Q. For Thanksgiving I would like to offer my guests a smoked turkey as well as the traditional roasted one. Would it be better to marinate the turkey or use a dry rub for smoking? — Tom, Little Chute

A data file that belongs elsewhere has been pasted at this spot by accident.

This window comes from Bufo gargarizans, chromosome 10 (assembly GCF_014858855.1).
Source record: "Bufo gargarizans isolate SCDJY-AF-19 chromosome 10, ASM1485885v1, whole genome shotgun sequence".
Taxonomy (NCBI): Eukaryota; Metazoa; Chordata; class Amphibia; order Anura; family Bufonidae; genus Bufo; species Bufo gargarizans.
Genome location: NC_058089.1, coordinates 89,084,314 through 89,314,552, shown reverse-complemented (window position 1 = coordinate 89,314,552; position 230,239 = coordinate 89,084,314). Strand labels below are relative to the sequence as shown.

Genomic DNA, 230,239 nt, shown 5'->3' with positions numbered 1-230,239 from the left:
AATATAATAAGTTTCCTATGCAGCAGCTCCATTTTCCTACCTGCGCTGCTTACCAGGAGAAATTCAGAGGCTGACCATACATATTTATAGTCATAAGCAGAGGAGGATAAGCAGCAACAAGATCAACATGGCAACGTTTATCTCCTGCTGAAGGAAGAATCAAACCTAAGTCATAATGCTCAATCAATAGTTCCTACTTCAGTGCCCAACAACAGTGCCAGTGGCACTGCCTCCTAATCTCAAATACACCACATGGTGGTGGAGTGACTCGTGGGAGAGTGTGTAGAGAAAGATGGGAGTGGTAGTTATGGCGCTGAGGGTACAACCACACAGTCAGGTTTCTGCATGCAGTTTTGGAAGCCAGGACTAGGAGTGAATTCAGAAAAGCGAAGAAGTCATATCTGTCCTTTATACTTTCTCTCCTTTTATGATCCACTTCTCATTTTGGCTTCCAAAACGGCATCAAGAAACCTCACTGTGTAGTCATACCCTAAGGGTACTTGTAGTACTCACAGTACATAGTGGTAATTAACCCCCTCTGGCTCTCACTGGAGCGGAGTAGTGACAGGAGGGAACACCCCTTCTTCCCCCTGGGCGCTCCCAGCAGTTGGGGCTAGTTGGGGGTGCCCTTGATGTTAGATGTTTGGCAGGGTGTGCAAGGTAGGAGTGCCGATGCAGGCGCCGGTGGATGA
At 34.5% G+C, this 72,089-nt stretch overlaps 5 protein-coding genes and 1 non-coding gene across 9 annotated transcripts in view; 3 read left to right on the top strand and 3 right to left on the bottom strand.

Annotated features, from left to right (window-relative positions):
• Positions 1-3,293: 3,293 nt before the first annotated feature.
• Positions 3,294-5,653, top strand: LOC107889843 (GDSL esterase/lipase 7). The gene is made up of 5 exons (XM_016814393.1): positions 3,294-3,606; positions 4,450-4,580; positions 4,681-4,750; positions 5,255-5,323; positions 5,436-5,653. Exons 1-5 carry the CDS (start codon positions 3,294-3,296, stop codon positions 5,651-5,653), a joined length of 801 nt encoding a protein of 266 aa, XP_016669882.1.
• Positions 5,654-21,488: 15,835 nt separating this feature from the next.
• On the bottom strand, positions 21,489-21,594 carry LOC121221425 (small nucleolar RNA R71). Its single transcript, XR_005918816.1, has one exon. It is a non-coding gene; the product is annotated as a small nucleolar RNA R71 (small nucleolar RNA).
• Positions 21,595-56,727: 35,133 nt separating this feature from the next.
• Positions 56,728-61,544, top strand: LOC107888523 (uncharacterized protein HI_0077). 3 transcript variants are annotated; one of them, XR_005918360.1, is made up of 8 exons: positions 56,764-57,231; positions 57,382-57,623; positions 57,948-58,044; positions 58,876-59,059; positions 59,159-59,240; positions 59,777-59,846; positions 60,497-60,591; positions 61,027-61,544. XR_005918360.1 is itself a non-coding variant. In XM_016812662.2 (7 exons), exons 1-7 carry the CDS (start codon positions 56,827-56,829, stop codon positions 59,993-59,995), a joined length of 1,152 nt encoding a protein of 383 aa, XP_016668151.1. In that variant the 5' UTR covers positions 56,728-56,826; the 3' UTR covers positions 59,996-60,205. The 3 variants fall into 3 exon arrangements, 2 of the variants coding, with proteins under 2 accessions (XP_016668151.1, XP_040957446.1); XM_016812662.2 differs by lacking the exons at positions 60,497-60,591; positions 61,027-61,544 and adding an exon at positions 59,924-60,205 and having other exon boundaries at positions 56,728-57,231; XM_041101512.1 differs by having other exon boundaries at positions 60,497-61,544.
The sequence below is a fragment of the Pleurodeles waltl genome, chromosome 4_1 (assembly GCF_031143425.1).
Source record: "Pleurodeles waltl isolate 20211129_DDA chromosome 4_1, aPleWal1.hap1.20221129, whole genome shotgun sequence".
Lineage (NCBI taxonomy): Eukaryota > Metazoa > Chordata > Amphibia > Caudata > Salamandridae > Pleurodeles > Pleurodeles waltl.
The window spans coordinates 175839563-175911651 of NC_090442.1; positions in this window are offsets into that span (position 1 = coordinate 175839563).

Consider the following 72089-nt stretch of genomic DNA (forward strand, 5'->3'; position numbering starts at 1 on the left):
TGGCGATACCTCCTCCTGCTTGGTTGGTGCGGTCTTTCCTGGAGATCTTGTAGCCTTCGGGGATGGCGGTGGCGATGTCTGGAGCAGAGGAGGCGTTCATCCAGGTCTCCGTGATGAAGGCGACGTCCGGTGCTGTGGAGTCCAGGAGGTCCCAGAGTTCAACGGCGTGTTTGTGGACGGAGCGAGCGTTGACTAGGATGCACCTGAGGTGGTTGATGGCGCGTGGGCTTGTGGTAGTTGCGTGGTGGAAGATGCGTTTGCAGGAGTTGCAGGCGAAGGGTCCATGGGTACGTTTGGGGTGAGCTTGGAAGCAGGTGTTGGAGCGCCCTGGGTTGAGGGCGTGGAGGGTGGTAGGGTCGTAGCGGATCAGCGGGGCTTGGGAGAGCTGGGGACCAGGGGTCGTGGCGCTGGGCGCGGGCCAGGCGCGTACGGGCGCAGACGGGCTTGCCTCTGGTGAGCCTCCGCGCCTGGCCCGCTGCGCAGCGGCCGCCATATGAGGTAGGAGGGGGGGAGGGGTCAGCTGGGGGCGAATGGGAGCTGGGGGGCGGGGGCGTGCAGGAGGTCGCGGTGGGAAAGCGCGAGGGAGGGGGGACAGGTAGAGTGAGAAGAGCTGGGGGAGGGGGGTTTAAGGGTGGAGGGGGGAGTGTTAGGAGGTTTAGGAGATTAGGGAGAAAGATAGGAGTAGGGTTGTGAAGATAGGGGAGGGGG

A. Without question, my preference is to brine my turkey before smoking it rather than dry rubbing it. The reason for this is the brining process allows the flavor of the brine to penetrate deep into the meat of the turkey, providing every bite with flavor and added juiciness. I use a basic brine of 1/3 cup salt and 1/3 cup sugar for every gallon of water. When brining a turkey, first make sure it is thawed at least partially to remove the neck and giblets that are usually tucked inside. Submerge the whole bird in the brine and allow it to soak in the brine under refrigeration for 4–5 days. This extended period of brining allows the brine to penetrate the meat from both the outside in and the inside out. After brining I do not season my turkey with anything at all. I just smoke the turkey with indirect heat and moderate smoke at 250 degrees. A 15-pound turkey should take about 3 hours and a 20-pound turkey should take about four hours, but allow yourself a little extra time so your turkey can rest before carving. Happy Thanksgiving!